How Do We Create Intelligent Automation?
That’s the question Paul Norford from Zebra Technologies tried to answer at TAL 2020. Yet his speech at this conference definitely was not about technologies and different products and features. Anyone who’s had the good fortune to meet this enthusiast already knows what element Paul considers the most important in automation; for the rest of you, we have a short summary of his presentation. Have any guesses yet on what this holy grail might be?
To most of us, automation probably means technology. But it’s not really about technology – it’s about how to use it and how technologies work with us humans. For automation to continue as we transition to the world of Industry 4.0, we need other components too. In Norford’s eyes, the key one is intelligence.
How do we infuse automation with intelligence?
The Cambridge dictionary tells us that intelligence is “the ability to acquire and apply knowledge and skills.” So how do we bind automation to intelligence to create intelligent automation? What are some of the elements we need for intelligence and for automation to work? The answer to these questions is collaboration.
“For innovation to work, we have to share information, we need collaboration. We also have to be outward-looking. We’ve got to be able to see where we are going, but we can’t see things by working alone, by working in silence,” says Norford. So we collaborate, we’re abandoning a paper-based environment, and we’ve now created a different future. That different future is what will propel us forward to ensure we establish Industry 4.0, and it only comes from teamwork. Thinking of internal and external collaboration then brings us on to the concept of visibility. “Visibility is probably THE word of intelligent automation,” says Norford.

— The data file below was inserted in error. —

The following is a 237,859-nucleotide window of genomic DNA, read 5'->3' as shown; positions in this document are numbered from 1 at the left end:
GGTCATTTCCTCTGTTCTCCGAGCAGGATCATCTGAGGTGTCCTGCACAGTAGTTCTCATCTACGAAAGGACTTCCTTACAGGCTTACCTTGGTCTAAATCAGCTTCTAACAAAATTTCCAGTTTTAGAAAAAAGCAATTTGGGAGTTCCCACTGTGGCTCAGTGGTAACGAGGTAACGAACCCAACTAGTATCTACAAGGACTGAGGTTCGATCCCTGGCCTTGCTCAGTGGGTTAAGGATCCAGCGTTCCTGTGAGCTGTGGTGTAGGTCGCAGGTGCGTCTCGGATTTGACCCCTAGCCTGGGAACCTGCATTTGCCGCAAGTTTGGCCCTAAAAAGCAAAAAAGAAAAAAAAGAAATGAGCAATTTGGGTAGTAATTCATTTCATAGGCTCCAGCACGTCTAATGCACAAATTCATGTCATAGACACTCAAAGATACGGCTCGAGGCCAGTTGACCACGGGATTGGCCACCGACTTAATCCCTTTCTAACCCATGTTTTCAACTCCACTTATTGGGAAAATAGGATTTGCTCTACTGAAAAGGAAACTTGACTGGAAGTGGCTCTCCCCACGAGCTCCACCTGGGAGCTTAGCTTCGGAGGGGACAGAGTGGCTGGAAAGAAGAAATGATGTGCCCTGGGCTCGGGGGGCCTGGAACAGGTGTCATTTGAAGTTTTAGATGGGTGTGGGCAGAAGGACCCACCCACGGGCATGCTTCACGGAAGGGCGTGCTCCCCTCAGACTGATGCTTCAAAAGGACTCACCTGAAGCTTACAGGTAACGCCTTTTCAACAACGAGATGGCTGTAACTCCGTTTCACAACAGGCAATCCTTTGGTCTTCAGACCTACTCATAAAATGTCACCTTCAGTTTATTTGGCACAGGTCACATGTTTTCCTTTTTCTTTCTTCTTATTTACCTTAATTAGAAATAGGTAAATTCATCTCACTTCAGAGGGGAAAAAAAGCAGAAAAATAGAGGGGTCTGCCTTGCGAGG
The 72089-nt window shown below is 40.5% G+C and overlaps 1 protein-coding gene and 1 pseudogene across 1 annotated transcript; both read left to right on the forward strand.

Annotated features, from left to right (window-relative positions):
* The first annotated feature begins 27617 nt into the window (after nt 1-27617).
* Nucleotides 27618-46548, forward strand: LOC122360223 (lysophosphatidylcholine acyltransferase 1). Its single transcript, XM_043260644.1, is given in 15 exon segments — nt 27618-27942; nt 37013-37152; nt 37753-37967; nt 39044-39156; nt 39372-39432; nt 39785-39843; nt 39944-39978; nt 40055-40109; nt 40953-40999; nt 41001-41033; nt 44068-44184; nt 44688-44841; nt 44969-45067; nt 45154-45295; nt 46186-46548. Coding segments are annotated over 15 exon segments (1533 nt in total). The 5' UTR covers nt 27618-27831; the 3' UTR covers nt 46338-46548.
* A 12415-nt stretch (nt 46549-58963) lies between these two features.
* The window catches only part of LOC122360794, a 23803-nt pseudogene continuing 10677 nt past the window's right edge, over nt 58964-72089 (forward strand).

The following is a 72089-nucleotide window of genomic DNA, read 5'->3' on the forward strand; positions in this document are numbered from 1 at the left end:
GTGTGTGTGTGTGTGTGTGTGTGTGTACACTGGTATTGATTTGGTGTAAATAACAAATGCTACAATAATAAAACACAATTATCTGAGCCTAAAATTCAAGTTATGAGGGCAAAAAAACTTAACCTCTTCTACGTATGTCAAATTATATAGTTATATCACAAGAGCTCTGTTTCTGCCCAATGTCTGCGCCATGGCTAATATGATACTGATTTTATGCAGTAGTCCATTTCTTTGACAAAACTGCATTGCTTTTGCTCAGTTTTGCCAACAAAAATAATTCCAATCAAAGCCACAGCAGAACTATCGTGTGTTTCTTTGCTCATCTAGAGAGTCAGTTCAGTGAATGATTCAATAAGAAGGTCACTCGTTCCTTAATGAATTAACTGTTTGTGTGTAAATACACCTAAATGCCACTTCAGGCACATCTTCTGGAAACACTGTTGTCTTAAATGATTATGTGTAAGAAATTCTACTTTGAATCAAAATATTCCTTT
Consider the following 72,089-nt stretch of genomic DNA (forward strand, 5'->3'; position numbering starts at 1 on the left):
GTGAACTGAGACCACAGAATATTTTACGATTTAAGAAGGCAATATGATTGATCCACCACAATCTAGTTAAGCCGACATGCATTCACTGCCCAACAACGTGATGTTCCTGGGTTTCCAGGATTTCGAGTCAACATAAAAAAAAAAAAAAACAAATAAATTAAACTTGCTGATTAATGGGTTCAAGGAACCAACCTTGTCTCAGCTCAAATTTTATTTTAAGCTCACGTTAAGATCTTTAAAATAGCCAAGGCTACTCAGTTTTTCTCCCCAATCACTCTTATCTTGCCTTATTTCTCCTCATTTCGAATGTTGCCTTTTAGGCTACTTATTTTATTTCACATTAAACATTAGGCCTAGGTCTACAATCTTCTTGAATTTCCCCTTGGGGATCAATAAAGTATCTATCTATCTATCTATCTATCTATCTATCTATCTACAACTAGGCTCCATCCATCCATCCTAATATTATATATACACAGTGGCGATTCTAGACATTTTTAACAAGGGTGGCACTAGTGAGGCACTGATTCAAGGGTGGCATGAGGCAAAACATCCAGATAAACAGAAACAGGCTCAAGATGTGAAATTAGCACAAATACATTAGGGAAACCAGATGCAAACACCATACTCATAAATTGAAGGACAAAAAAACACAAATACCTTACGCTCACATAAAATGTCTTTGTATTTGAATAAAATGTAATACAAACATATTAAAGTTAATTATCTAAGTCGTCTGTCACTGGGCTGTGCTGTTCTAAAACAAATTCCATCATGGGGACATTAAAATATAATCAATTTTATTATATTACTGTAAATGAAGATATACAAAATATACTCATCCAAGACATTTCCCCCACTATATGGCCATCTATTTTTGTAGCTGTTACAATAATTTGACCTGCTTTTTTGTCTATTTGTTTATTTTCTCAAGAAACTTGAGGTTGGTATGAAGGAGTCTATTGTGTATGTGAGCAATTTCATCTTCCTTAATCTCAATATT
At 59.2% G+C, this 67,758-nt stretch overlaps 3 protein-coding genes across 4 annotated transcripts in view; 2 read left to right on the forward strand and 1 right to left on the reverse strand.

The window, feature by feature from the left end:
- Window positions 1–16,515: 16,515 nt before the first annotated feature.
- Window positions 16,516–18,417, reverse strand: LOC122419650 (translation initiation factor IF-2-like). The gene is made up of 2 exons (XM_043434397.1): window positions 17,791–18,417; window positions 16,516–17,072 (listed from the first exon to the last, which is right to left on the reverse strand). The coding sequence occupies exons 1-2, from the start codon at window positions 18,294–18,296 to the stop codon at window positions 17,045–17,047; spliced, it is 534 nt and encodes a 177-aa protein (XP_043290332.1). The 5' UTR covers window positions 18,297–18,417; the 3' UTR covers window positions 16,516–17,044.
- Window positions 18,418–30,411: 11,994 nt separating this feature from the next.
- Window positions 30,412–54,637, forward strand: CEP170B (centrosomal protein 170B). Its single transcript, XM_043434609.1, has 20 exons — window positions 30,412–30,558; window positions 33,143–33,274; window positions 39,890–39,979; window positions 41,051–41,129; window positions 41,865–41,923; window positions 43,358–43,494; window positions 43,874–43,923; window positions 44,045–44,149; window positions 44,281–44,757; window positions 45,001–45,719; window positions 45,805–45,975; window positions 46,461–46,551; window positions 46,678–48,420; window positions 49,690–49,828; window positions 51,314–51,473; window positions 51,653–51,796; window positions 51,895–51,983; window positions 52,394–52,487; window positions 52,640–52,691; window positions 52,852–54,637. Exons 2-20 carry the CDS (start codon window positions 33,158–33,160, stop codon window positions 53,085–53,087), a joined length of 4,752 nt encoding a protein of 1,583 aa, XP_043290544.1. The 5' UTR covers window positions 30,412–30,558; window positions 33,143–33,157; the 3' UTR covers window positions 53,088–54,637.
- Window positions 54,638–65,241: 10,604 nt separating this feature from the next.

We need to realize one thing: robots are not here to replace us; they’re here to help us be a lot more productive and a lot more efficient.
Paul Norford, Zebra Technologies
We need to think in future definitions
Visibility is understanding where your assets are throughout your supply chain or your facility. If you know where your assets are, you can position them correctly. If you don’t know where they are, then you have a lack of visibility, and that creates a problem. What we need is a reality-based system where everything is updated. Not every second, not every millisecond, but as a stream of data – and we have to learn to analyse this data to predict what will happen in our supply chain.
"We should also change how we think about workers. To some people, a worker could be human, but a worker could be a robot, and we need to realize one thing: robots are not here to replace us; they’re here to help us be a lot more productive and a lot more efficient," says Norford.
To shape our own future and successfully transition from Industry 3.0 to Industry 4.0, we still have to work on technologies. These can include things like wearables and other devices that will create an augmented worker, or teaching computers how to see. And we also have to teach robots to see, think and react. But the exciting era when we can create the future is now.
Watch the full presentation from the conference here.
Do you agree with Paul Norford’s vision? Let us know on social media.
Paul Norford enriches Zebra Technologies within his roles of Evangelist and Sales Enablement Trainer, and he’s super-passionate on helping customers and partners change how they do business. Paul is a broadcaster and engineer by trade, combining his skills with the rare ability to understand technology, clearly articulate its value and thereby inspire others. His Twitter account tells us he is also a tech evangelist & collaborator, music junkie, drummer, motorbike rider and voiceover artist (in the making!).